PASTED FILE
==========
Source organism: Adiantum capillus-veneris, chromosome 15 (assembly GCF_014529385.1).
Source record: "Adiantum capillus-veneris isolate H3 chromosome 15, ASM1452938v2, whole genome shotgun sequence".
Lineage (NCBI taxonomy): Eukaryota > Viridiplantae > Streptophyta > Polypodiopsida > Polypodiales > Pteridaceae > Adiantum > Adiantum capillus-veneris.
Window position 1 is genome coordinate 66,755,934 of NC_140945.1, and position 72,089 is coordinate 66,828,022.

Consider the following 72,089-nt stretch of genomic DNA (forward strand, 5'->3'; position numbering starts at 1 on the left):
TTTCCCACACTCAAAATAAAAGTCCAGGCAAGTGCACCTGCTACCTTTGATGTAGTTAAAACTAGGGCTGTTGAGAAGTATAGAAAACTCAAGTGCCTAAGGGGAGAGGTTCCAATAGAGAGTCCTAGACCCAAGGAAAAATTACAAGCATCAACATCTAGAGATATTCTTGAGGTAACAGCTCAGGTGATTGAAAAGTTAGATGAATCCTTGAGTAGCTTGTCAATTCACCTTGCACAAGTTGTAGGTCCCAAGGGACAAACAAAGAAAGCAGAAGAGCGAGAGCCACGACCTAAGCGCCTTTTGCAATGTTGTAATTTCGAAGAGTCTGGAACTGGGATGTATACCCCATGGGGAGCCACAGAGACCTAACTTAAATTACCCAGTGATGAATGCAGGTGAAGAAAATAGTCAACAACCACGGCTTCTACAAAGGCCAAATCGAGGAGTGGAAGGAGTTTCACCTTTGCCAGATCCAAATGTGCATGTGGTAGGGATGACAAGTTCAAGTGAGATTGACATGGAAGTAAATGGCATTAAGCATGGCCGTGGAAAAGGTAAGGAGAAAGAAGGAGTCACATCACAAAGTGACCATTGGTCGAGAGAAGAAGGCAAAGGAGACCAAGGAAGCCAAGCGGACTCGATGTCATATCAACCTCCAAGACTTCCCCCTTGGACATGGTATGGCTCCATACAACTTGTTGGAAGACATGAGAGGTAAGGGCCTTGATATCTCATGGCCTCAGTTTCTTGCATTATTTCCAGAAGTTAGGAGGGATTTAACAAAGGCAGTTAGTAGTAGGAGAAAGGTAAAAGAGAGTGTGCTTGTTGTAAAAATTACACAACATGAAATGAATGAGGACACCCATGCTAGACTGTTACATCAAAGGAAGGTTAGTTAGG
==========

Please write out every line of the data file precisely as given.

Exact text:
Source organism: Adiantum capillus-veneris, chromosome 15 (assembly GCF_014529385.1).
Source record: "Adiantum capillus-veneris isolate H3 chromosome 15, ASM1452938v2, whole genome shotgun sequence".
Lineage (NCBI taxonomy): Eukaryota > Viridiplantae > Streptophyta > Polypodiopsida > Polypodiales > Pteridaceae > Adiantum > Adiantum capillus-veneris.
Window position 1 is genome coordinate 66,755,934 of NC_140945.1, and position 72,089 is coordinate 66,828,022.

Consider the following 72,089-nt stretch of genomic DNA (forward strand, 5'->3'; position numbering starts at 1 on the left):
TTTCCCACACTCAAAATAAAAGTCCAGGCAAGTGCACCTGCTACCTTTGATGTAGTTAAAACTAGGGCTGTTGAGAAGTATAGAAAACTCAAGTGCCTAAGGGGAGAGGTTCCAATAGAGAGTCCTAGACCCAAGGAAAAATTACAAGCATCAACATCTAGAGATATTCTTGAGGTAACAGCTCAGGTGATTGAAAAGTTAGATGAATCCTTGAGTAGCTTGTCAATTCACCTTGCACAAGTTGTAGGTCCCAAGGGACAAACAAAGAAAGCAGAAGAGCGAGAGCCACGACCTAAGCGCCTTTTGCAATGTTGTAATTTCGAAGAGTCTGGAACTGGGATGTATACCCCATGGGGAGCCACAGAGACCTAACTTAAATTACCCAGTGATGAATGCAGGTGAAGAAAATAGTCAACAACCACGGCTTCTACAAAGGCCAAATCGAGGAGTGGAAGGAGTTTCACCTTTGCCAGATCCAAATGTGCATGTGGTAGGGATGACAAGTTCAAGTGAGATTGACATGGAAGTAAATGGCATTAAGCATGGCCGTGGAAAAGGTAAGGAGAAAGAAGGAGTCACATCACAAAGTGACCATTGGTCGAGAGAAGAAGGCAAAGGAGACCAAGGAAGCCAAGCGGACTCGATGTCATATCAACCTCCAAGACTTCCCCCTTGGACATGGTATGGCTCCATACAACTTGTTGGAAGACATGAGAGGTAAGGGCCTTGATATCTCATGGCCTCAGTTTCTTGCATTATTTCCAGAAGTTAGGAGGGATTTAACAAAGGCAGTTAGTAGTAGGAGAAAGGTAAAAGAGAGTGTGCTTGTTGTAAAAATTACACAACATGAAATGAATGAGGACACCCATGCTAGACTGTTACATCAAAGGAAGGTTAGTTAGG